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The Current State of Music

Having just read an article on the BBC website about how Youtube intends to start a music subscription service and subsequent bridge burning activities (not literally), I feel compelled to write something on the matter. I'll try and keep this short but I'm not making any promises...

To put this all into context, I'll paraphrase the article: Youtube wants to jump on the music subscription bandwagon, and any label that doesn't strike a deal with them will have their content removed forevermore. In the article there is a strong leaning towards independent music labels being the victims who will not be partaking in the deals set out by Youtube.

I feel quite confused about the whole thing to be honest. Don't get me wrong, I understand what they're trying to do and why, but I also realise what the complications will be for the 'independents'. Obviously Youtube wants to cash in on people freely enjoying music through their site, I get it, they want an even bigger slice of the pie because lets be honest, they're already making bucks from advertising and whatnot, but knowing Google as it is, that just simply isn't enough.

But what I don't understand is why they would want to alienate the majority of their users. Why will it alienate users? Let me tell you why.

1. A lot of people already have music subscription services through Spotify and other such mediums, and to be honest, they're already quite proficient in their offerings, so why would anyone look elsewhere? Possibly for a cheaper price, but certainly not for a more inferior service which it will inevitably be.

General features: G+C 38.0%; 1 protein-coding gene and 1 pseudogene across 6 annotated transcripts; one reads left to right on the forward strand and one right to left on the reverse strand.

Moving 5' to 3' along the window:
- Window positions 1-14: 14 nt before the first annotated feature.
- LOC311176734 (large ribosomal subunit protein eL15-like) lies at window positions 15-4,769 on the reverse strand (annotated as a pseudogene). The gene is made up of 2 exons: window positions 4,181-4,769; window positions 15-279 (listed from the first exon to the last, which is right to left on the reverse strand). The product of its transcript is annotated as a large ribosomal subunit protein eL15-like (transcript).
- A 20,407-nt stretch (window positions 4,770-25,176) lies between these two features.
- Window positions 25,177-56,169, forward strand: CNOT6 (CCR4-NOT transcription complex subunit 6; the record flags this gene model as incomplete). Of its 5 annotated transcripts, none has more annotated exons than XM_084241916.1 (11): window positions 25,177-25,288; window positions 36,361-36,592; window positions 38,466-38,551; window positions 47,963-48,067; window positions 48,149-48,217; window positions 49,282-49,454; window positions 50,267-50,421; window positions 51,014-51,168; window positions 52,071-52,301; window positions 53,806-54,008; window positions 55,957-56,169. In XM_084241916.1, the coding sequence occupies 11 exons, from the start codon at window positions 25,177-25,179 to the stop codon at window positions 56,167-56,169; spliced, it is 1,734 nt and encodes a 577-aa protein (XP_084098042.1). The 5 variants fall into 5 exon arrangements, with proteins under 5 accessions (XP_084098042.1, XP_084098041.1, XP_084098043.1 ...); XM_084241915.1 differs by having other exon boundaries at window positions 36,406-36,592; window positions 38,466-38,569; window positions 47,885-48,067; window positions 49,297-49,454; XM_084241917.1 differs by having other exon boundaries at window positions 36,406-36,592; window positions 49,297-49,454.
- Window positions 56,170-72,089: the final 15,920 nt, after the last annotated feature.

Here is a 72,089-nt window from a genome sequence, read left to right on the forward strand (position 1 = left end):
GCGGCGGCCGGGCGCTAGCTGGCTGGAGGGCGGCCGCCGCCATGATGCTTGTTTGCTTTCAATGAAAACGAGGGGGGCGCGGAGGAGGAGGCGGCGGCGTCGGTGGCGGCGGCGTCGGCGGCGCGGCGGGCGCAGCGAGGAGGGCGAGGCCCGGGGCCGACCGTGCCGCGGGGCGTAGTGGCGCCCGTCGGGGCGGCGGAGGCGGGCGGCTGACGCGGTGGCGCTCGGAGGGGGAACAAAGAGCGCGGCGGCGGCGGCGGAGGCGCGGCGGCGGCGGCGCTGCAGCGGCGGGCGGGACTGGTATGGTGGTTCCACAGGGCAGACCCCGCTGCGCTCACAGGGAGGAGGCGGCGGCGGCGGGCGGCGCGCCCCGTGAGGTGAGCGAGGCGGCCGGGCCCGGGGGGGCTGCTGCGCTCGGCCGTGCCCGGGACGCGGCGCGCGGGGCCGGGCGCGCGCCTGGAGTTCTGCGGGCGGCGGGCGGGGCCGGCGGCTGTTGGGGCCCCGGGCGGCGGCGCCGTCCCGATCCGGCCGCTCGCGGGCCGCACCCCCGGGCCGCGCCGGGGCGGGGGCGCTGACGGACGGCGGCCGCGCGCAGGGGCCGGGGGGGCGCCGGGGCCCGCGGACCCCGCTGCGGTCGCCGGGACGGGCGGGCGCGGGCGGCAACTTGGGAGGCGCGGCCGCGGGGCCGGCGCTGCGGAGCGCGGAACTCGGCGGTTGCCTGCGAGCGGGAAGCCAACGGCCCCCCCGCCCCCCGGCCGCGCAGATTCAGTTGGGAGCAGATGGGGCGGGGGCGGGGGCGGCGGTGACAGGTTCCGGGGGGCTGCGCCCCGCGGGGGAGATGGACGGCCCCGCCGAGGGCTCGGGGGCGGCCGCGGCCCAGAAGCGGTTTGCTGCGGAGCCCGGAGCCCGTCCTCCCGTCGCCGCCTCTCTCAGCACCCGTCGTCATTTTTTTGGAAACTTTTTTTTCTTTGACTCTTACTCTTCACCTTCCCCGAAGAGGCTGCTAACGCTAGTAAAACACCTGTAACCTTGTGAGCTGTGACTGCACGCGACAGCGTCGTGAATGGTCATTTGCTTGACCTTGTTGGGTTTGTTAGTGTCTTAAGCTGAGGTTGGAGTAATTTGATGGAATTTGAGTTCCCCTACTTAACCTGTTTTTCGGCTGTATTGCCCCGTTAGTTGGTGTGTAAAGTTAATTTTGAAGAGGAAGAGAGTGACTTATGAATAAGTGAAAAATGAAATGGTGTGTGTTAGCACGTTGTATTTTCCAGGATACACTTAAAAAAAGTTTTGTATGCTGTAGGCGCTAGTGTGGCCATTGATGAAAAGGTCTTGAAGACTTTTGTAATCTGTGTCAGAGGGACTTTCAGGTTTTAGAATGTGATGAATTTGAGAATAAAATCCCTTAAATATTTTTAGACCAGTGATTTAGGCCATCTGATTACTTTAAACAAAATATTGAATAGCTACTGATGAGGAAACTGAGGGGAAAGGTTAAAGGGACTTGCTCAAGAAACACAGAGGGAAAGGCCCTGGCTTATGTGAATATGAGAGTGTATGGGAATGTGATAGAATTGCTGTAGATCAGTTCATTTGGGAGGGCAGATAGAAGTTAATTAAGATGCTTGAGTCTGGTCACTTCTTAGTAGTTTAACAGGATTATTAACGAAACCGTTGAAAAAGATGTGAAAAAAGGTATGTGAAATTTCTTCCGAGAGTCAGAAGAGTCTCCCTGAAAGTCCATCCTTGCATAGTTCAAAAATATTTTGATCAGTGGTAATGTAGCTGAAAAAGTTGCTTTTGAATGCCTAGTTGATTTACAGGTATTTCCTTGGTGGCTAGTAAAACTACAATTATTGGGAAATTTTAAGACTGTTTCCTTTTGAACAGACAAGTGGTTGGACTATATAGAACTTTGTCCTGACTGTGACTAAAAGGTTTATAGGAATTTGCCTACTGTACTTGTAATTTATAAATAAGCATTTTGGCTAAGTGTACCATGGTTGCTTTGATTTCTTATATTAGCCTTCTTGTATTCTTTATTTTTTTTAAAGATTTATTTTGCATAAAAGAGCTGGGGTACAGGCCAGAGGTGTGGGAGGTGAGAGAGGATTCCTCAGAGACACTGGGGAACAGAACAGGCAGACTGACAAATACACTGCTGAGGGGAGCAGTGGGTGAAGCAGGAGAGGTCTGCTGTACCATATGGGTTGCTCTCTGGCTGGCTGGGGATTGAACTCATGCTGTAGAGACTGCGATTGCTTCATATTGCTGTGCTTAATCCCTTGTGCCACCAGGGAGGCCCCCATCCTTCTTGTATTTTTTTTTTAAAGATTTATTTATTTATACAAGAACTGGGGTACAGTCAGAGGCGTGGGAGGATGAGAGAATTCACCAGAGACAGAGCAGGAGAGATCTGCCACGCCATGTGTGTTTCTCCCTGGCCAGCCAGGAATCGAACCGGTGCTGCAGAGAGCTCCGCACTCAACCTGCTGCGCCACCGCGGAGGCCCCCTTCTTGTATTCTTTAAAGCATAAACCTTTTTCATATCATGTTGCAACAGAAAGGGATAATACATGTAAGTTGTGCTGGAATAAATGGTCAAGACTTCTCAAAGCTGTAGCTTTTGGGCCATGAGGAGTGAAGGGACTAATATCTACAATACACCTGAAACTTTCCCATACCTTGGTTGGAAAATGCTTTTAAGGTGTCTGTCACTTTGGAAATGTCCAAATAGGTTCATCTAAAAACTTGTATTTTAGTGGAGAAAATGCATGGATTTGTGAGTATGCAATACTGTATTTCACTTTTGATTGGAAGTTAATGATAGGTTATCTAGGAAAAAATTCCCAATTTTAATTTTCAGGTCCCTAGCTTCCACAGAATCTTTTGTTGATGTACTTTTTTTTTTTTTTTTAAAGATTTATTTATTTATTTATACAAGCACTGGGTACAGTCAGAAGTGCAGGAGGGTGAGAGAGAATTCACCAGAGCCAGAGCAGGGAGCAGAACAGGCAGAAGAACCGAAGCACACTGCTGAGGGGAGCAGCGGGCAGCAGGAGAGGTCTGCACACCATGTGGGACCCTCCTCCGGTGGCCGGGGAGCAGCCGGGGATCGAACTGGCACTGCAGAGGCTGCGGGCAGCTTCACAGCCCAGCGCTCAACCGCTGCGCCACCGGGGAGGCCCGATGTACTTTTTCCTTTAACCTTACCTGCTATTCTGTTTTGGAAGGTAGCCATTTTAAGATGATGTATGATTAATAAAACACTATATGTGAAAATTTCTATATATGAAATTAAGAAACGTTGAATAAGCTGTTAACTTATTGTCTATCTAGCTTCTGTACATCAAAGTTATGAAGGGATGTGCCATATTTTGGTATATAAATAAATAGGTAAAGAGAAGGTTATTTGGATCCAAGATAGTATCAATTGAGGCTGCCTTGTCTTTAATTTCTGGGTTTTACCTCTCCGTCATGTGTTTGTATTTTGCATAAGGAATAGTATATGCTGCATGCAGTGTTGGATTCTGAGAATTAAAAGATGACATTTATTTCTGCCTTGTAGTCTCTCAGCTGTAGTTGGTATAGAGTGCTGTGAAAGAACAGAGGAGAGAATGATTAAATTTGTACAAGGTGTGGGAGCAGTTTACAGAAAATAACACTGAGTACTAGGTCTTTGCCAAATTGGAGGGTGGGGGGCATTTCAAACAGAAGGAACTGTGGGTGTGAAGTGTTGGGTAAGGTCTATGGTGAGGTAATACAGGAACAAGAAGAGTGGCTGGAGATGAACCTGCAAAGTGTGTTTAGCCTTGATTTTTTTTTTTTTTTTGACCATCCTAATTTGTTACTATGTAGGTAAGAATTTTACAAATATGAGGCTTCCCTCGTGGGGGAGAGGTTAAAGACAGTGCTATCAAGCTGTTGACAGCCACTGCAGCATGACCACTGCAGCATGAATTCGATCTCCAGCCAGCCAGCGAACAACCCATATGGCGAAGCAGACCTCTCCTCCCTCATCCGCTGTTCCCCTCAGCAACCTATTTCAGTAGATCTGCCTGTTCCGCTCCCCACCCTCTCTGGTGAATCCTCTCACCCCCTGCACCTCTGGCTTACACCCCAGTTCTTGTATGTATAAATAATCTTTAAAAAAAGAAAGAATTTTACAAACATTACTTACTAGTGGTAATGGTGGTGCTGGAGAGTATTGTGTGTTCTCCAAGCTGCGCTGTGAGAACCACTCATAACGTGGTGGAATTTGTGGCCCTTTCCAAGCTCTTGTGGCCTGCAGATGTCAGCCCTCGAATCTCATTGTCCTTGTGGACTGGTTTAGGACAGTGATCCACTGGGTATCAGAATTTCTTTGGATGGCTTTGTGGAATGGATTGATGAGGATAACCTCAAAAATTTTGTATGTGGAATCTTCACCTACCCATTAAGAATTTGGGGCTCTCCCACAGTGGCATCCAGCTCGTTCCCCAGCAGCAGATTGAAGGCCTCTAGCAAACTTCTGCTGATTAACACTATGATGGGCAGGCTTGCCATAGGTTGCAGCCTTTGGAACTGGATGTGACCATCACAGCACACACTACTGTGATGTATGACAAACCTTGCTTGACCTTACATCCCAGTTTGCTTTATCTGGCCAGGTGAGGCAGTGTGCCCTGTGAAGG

2. Some people don't want to have to pay for their music on top of having already paid for the download/CD/vinyl. I don't have a subscription to Spotify or any other service, because quite frankly I've already paid for my music collection fair and square by going to the shops and buying my CDs - yes there are still people that do that - so I'll either pop on a CD, my iPod or Youtube when I want to listen to something.

3. There is a huge youtube community, by charging for a part of the usage of the site will damage its integrity and potentially put people off from using Youtube.

But way more importantly (in my eyes) than alienating users comes further damage to the industry and its ability to turn a profit.

The outcome of some record labels, for example Domino who are mentioned in the BBC article, not signing their soul away to Google to get a fraction of the profit from their content being on the site, certainly won't be devastating but just another avenue shut off to them.

I see user engagement going two ways, positively and negatively, the worst case scenario is that people who don't like paying for their music turn back to illegal downloading, which will continue to damage the industry. OR it will encourage people to turn back to buying music legally, although this will probably still be digitally.

This post hasn't really come to any conclusion in particular because as I said, the whole situation confuses me. But one thing I am certain on, is that its not a smart move for Youtube.